reports an overhaul and optimism for the future of the telecommunications and mobile industry in Sweden’s south. Autumn 2012 was a tough time in Skåne’s mobile industry, but after a few hectic weeks this Spring, several positive changes promise to secure a good outlook for the region, as the mobile cluster takes a new form.

Mobile Heights has moved into the former Sony Mobile office in northeast Lund, bringing the group and cluster manager and CEO, Mats Ekstrand into Lund. The new research centre Mobile and Pervasive Computing Institute MACPI (which we’ve mentioned earlier here and here) bringing a focus on cloud technology, Tech Mahindra and Sigma Connectivity have also all moved into the ‘Greenland-house’.

‘It is brighter than ever. We play the cards right, the future may be really good, says Mats Ekstrand, Head of Mobile Heights cluster organization.

Sigma Connectivity is the collaboration which has come about between former Sony Mobile head Bert Nordberg, and Dan Olofsson’s Sigma taking over of the Sony Mobile hardware development unit (details here), with more than 200 hardware consultants from within Sony, to advance the ‘internet of things’.

Former Minister Sven Otto Littorin has been working as consultant and special adviser in the growth area Mobile Solutions since last September. The mission involves coordinating national and regional efforts in research, education and innovation with the aim of strengthening Skåne and Sweden’s position in these areas (see Region Skåne news desk for details).

Sony’s facility in Lund are now-a-days completely software-oriented. The business is also no longer just about mobile phones, but the development done for them is just as important.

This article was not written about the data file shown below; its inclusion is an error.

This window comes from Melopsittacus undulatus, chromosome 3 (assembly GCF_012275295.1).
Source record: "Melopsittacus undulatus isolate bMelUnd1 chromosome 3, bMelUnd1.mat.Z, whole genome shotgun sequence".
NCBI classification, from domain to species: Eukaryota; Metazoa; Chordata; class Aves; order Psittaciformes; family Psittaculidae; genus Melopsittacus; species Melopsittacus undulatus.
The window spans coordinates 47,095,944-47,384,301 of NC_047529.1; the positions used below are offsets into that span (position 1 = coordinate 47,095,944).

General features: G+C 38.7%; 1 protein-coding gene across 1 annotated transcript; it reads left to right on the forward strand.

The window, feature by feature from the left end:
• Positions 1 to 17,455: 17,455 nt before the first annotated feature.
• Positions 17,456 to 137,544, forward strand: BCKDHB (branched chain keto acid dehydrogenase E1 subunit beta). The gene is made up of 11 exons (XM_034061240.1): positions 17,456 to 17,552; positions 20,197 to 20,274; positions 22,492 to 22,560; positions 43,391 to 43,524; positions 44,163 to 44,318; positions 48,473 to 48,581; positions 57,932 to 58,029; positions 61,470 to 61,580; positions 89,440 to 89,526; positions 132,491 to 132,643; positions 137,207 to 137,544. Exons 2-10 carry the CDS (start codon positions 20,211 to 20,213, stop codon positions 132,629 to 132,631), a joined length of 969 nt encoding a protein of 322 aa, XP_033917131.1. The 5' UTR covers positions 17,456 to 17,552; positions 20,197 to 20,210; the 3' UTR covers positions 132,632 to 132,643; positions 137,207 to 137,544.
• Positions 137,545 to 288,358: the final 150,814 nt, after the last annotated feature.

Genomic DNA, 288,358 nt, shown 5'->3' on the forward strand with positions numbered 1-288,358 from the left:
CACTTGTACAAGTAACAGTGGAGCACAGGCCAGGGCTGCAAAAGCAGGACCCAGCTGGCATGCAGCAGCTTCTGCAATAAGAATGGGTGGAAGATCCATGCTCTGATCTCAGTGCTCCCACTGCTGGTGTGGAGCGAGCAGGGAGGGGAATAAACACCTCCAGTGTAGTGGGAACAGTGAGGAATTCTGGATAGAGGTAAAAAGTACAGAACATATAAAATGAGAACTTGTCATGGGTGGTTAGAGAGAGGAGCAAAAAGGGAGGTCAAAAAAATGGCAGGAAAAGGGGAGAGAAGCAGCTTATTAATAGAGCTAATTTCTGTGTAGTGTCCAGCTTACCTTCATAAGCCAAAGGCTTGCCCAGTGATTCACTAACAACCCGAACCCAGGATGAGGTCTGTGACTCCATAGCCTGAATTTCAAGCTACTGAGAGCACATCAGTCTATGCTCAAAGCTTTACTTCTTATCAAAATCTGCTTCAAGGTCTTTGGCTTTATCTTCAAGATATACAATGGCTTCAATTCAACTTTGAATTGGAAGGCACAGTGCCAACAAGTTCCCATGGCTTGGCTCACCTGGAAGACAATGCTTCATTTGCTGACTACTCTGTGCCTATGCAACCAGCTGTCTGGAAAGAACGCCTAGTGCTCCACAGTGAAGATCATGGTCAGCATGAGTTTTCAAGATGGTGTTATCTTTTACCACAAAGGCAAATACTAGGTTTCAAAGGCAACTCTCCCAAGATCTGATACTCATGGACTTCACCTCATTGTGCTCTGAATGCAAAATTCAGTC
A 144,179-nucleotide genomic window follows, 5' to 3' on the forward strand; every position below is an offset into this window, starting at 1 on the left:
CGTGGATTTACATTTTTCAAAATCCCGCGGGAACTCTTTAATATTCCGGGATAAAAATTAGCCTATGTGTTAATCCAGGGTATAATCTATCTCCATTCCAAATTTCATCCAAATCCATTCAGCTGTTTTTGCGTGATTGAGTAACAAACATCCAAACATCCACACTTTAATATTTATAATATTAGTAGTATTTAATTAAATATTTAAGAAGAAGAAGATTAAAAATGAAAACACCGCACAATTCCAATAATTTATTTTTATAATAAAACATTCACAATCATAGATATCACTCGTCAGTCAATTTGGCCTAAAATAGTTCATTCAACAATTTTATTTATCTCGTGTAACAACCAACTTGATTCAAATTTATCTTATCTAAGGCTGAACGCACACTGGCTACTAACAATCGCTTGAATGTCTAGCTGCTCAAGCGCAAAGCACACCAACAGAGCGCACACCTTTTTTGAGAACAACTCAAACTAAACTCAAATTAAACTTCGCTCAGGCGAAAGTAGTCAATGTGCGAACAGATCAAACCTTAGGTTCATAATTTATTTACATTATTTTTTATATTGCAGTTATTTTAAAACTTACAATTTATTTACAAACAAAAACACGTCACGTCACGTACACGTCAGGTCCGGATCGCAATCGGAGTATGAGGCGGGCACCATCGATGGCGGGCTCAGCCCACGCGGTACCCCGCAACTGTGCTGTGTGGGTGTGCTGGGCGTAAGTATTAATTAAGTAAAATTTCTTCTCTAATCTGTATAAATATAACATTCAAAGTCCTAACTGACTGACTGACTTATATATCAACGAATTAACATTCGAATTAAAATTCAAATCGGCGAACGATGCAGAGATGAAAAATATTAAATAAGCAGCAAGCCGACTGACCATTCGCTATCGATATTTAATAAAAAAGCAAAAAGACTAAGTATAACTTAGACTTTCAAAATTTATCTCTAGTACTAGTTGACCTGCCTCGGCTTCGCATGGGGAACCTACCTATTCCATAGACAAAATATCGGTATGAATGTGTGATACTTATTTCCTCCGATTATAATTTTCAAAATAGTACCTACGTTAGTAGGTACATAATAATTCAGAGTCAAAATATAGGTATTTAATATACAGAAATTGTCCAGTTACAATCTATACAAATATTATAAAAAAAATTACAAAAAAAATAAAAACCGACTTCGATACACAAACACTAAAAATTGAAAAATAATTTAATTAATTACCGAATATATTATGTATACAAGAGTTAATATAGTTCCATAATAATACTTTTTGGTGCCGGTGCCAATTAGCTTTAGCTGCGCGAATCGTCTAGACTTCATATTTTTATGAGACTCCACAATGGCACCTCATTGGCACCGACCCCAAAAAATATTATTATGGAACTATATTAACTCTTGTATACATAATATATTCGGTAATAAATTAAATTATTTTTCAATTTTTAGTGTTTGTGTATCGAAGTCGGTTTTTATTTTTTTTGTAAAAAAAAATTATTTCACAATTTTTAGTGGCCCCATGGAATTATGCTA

‘The next few years will see machines starting talk directly to each other over the internet. It opens up business opportunities. Mobile communications will be important and Swedish industry needs to embrace the technology and develop new business concepts,’ says Dan Olofsson.

The primary customer group is no longer just mobile manufacturers, but rather companies that want to build online services for other equipment.

‘The Group’s overall strategy is all about convergence, to use the same services on different devices. Sony Mobile in Lund is part of a much larger unit,’ says Site Manager for Sony Mobile, Bengt-Arne Molin.

‘Mobile technology is now used in more and more industries, such as automotive and medical technology. The trend is driven by 4G network, which is a pure data network,’ adds Bert Nordberg.

The journey started in Lund, 30 years ago, with mobile phones, but those have become a relatively small part of the pie. Mats Ekstrand remarked that the recent changes moving Skåne’s telecomms industry further towards the user side, compared to places like Stockholm’s Science city, Kista, where the focus is still on networks and larger systems. The Skåne cluster is getting positioned as a supplier of everything from hardware expertise to applications and services.

Key companies in the Skåne cluster today:

  • Sony Mobile, with approximately 2,200 employees
  • ST-Ericsson, with approximately 1,300 employees
  • Ericsson, with approximately 75 employees (to take over 800 from ST-Ericsson when the company phased out)
  • RIM, with approximately 200 employees
  • Nokia, with approximately 60 employees
  • Doro, with about 35 employees
  • Huawei, with about 25 employees
  • Technology companies like Polar Rose, the TAT and Scalado have in recent years been bought up in profile. Among the new starters are Crunchfish and zimpl.

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